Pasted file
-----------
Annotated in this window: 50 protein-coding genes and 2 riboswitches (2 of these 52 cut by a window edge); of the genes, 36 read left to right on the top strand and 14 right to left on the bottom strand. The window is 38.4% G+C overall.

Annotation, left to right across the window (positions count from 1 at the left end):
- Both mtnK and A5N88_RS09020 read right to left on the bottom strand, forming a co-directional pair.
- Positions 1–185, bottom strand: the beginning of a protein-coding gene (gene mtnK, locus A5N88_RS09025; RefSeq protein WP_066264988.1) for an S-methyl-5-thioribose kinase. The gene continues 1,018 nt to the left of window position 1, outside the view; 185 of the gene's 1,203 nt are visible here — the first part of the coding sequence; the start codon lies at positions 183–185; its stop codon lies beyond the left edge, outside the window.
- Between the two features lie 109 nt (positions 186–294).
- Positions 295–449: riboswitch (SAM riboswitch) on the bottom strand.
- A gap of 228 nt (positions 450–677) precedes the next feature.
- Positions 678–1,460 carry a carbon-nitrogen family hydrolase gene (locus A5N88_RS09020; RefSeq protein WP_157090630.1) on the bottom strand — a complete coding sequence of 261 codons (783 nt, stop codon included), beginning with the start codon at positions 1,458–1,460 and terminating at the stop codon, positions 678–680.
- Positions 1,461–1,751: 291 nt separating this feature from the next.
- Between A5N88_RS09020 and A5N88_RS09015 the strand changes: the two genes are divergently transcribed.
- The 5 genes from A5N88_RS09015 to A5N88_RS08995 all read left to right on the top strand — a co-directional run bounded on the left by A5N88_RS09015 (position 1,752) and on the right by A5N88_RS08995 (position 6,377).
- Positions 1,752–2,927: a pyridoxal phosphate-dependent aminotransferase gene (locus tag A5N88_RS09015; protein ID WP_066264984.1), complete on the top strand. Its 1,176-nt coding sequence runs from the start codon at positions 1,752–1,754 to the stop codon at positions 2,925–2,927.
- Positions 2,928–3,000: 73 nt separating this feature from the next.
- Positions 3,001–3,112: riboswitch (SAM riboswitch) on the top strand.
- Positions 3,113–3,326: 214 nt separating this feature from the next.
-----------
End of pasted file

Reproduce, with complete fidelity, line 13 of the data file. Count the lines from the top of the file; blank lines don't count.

- Positions 2,928–3,000: 73 nt separating this feature from the next.